All writers from the Niger Delta region of Nigeria are typically activists fighting for their communities.
The late poet John Pepper Clark was no different, with his lifelong dedication to improving the lives of people in the oil-rich region. Over decades of achievements, Clark amplified local culture in his works. He also highlighted the environmental degradation of the region, caused by oil production.
At 15, I was first thrilled by Clark’s Agbor Dancer in high school. Inspired by my birthplace Agbor, the piece conjured familiar images, painting them in words which felt increasingly animated with each new reading. As a lover of literature, I found it impossible to avoid Clark in my university course work. I went on to study him for years, unearthing many of his published works across genres.
Clark’s work was intriguing. His two plays – The Raft and The Wives Revolt – gave me fresh insight into the man, whom I thought was already familiar. In those plays, he expertly used humour to explore pressing concerns. Clark’s work was instrumental in the Niger Delta struggle against economic impotence and unequal distribution of the region’s crude oil.
Clark stopped short of predicting cracks in Nigerian society and a future revolution led by oppressed citizens. But his art did. Like a prophet with uncanny powers, he led the way for the reversal of the anticipated negative prediction – especially in the Niger Delta – by championing solutions to the region’s economic, social and environmental problems. I met Clark in 2018 while attending the International Conference on J.P. Clark, which was held in Lagos.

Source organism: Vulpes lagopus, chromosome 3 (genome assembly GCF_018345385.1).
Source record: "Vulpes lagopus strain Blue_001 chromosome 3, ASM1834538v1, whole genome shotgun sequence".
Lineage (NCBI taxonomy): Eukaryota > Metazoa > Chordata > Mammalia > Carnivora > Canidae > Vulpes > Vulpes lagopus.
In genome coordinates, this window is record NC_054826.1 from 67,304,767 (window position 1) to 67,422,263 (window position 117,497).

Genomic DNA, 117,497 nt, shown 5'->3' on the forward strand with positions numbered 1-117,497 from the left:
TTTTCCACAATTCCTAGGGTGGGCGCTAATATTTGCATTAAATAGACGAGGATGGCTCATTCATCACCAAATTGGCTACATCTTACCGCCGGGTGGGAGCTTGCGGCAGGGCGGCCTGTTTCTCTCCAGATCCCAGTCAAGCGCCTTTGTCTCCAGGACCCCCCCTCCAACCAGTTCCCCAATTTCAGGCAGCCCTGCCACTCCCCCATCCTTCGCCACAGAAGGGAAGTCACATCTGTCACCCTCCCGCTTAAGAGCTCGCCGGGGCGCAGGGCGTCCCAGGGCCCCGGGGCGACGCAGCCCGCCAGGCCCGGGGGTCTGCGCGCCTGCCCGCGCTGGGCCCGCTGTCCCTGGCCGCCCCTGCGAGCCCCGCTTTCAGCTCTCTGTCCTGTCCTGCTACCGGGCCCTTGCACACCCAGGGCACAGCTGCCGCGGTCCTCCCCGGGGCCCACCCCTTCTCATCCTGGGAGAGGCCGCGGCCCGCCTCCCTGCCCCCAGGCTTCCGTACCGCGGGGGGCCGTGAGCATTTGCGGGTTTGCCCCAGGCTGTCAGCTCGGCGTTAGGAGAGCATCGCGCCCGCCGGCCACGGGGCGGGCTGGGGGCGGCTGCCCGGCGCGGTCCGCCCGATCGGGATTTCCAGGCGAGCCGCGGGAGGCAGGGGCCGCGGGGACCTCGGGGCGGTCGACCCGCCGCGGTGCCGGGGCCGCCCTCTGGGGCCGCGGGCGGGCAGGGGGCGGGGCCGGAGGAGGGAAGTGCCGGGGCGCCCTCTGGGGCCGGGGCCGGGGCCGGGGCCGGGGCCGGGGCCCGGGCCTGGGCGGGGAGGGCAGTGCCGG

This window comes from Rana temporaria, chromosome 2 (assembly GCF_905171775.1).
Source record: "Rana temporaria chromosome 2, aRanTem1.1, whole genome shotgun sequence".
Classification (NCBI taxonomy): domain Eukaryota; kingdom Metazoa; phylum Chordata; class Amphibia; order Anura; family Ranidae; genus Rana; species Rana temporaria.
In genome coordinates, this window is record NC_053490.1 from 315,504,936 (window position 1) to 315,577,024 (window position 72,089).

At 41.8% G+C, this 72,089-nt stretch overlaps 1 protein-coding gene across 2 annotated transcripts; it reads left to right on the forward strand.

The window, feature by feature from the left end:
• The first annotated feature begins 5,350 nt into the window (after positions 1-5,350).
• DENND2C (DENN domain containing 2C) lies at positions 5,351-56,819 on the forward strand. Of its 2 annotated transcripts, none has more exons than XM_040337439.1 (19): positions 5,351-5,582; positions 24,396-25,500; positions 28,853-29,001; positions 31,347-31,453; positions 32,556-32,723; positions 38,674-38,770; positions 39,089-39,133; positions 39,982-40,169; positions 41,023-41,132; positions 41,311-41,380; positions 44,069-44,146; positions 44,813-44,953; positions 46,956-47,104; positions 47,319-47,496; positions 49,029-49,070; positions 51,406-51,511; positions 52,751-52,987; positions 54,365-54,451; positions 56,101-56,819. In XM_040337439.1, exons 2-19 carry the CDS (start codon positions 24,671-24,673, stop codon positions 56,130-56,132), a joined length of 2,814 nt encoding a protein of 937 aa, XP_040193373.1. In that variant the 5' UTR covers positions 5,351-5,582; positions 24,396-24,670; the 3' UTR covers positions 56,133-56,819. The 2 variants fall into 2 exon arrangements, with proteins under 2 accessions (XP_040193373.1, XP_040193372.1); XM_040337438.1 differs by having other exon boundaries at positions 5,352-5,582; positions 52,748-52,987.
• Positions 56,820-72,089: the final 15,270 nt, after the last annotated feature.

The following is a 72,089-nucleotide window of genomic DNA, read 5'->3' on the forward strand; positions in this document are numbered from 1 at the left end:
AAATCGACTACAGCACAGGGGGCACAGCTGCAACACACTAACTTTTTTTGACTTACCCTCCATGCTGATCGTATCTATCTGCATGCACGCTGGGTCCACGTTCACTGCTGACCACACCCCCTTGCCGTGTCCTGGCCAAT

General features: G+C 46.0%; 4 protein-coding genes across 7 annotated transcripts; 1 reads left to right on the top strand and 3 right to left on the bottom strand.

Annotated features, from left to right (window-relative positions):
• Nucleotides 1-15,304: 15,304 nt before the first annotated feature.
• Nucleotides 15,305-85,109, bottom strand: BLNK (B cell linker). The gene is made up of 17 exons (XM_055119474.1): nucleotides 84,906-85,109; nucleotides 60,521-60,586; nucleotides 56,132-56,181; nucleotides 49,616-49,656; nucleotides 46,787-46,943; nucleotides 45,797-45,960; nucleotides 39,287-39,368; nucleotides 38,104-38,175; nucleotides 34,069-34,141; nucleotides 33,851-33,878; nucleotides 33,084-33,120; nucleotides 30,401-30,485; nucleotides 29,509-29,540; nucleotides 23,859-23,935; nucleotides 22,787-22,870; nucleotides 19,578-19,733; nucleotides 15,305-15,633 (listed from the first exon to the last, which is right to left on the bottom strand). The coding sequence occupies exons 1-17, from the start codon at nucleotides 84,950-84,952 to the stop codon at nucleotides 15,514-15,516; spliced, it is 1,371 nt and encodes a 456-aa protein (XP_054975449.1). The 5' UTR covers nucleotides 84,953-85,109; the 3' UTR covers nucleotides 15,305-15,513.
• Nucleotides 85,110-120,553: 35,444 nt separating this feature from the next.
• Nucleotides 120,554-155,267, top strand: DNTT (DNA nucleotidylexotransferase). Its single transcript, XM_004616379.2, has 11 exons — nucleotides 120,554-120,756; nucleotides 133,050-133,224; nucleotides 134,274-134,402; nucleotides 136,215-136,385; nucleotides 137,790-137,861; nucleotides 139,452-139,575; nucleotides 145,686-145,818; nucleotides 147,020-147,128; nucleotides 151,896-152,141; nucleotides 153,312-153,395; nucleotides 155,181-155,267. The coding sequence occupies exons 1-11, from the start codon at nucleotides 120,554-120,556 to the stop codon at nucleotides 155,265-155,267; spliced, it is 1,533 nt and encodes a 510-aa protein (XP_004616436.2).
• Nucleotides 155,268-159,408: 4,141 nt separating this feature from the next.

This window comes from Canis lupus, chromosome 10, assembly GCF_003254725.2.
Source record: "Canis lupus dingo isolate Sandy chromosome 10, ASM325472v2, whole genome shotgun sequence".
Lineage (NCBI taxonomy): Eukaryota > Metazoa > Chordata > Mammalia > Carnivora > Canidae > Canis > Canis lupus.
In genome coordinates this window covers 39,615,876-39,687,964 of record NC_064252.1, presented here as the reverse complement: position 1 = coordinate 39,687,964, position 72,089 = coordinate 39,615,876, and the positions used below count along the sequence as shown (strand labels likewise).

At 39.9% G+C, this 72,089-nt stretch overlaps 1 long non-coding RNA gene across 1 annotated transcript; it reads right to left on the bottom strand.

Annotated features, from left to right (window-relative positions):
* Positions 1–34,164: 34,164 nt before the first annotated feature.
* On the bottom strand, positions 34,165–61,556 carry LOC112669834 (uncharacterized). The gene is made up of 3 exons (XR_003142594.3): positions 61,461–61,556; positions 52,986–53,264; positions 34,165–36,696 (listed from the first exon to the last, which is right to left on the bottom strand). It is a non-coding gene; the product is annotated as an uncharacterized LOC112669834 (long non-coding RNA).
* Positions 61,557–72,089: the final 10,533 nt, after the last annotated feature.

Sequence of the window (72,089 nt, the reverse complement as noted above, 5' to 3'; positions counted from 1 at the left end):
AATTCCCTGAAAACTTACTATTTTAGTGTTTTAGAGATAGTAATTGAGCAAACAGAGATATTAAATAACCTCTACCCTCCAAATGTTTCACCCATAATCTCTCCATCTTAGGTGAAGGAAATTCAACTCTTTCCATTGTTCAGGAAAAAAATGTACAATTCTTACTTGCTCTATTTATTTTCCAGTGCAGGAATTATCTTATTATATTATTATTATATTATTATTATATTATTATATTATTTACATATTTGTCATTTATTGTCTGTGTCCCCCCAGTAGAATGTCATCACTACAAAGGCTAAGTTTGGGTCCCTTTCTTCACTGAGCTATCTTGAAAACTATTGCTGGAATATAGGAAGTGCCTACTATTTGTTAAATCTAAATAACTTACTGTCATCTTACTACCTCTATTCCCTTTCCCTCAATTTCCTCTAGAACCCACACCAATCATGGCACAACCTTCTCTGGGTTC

On the opening night, I sat with him in a hall watching old clips from his Opinion production of The Ozidi Saga – an epic folk tale from the Toru-Orua Ijaw area of the Niger Delta. At the conference, Clark and I were focused on ecological activism.
His poems, Night Rain and Home from Hiroshima, portrayed the possible effects of irresponsible environmental exploration on the people. The Ozidi Saga is one of Clark’s most famous works. Clark represented a class of writers who did not write for writing’s sake (art for art’s sake). Rather, he was committed to finding lasting solutions to contemporary problems.
You cannot read Clark’s works without learning about the swampy nature of his hometown, and the adverse environmental effects of oil exploration. When the Niger Delta struggle became militarised by militant groups, Clark vehemently rejected the use of arms. Instead, he championed art as an effective protest medium, with the power of influencing future generations.
According to his logic, bullets may run dry and bombs routinely detonate. But words live forever. Many years ago, Clark predicted that the world had a looming battle against multiple threats to the environment.
He drew attention to the destruction of the environment and the effects it would have on future generations. And he was right. I am a victim of that battle. I am writing this tribute from a flooded home in the Niger Delta because little was done to heed that call.
Now that the caller has passed on, are we going to jettison the message? Let the environmental activism continue in the honour of the legendary J.P. Clark.
Dr. Idegbekwe is a Lecturer at the Department of English, University of Africa, Toru-Orua, Bayelsa State. This article was first published in The Conversation.